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Trouble w/ injections, surjections, bijections

  1. Oct 3, 2004 #1
    ok, from the definition, and drawing a picture, I can understand what all these mean. And when it comes to solving problems, I can solve them too. i.e 2x/1-x = 2y/y-1. easy, I know how to do it.

    But when it comes ot applying it to finite/infinite sets, I dont know how to start. i.e, is there a bijection from the positive real number to the set of natural numbers.

    ok, so positive real numbers imply 0, 1, 2,....n, and also everything in between.

    natural number imply 1, 2, ......n.

    so what does this mean? what does it mean if there is a bijection between these two? injection? surjection?

    how do I tink this through?
  2. jcsd
  3. Oct 4, 2004 #2
    Let P be the set of Positive real numbers and N is ofcourse the set of natural numbers

    Is there a function f:P->N such that every element of P is mapped to exactly one element of N and every element of N is an image of an element of P??

    Read through the definitions of function and injections , surjection and bijection and read through my statement ......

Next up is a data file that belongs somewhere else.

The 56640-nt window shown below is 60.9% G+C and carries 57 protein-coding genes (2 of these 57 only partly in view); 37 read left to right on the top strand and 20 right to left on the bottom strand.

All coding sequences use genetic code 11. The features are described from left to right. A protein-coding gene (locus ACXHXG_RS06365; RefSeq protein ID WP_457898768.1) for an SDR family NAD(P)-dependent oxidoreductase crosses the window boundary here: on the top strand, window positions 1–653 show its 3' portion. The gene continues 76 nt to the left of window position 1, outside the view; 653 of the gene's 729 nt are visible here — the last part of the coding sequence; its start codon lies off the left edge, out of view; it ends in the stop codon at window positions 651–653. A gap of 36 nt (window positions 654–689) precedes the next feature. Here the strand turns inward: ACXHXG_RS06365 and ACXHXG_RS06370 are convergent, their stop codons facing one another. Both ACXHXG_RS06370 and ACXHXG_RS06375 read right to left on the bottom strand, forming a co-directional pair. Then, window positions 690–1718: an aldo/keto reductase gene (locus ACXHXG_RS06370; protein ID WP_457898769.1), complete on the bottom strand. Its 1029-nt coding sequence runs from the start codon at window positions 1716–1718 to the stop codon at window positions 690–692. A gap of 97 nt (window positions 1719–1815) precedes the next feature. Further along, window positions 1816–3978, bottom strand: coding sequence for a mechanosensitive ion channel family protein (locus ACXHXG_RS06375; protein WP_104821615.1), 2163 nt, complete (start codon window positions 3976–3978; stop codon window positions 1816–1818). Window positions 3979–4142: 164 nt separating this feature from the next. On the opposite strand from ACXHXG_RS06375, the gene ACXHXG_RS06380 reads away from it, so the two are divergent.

Then once u have understood what i have said, give us your initial thoughts that is what do u think should be the answer to the question and why?

    -- AI
  4. Oct 4, 2004 #3

    matt grime

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    To be honest I don't think that's going to help much for this particular question. You're going to have to use some ingenuity to show that no map from N to R is a bijection.

    Any such map means you can list the real numbers x(1), x(2), x(3),... and get all of them in the list. Now you've got to show that there can be no such list by finding one not on the list. Hint, can you find a number different from x(n) in some way for all n?
  5. Oct 4, 2004 #4
    i wanted to skip the diagonal part atleast for the initial stages .... seeking an idea as to how much the person has thought upon the problem ...

    -- AI
  6. Oct 4, 2004 #5

    matt grime

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    1 isn't that obvious until you prove [0,1] is in bijection with R


    3. is false.
  7. Oct 4, 2004 #6


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    Dearly Missed

    All right, message deleted.
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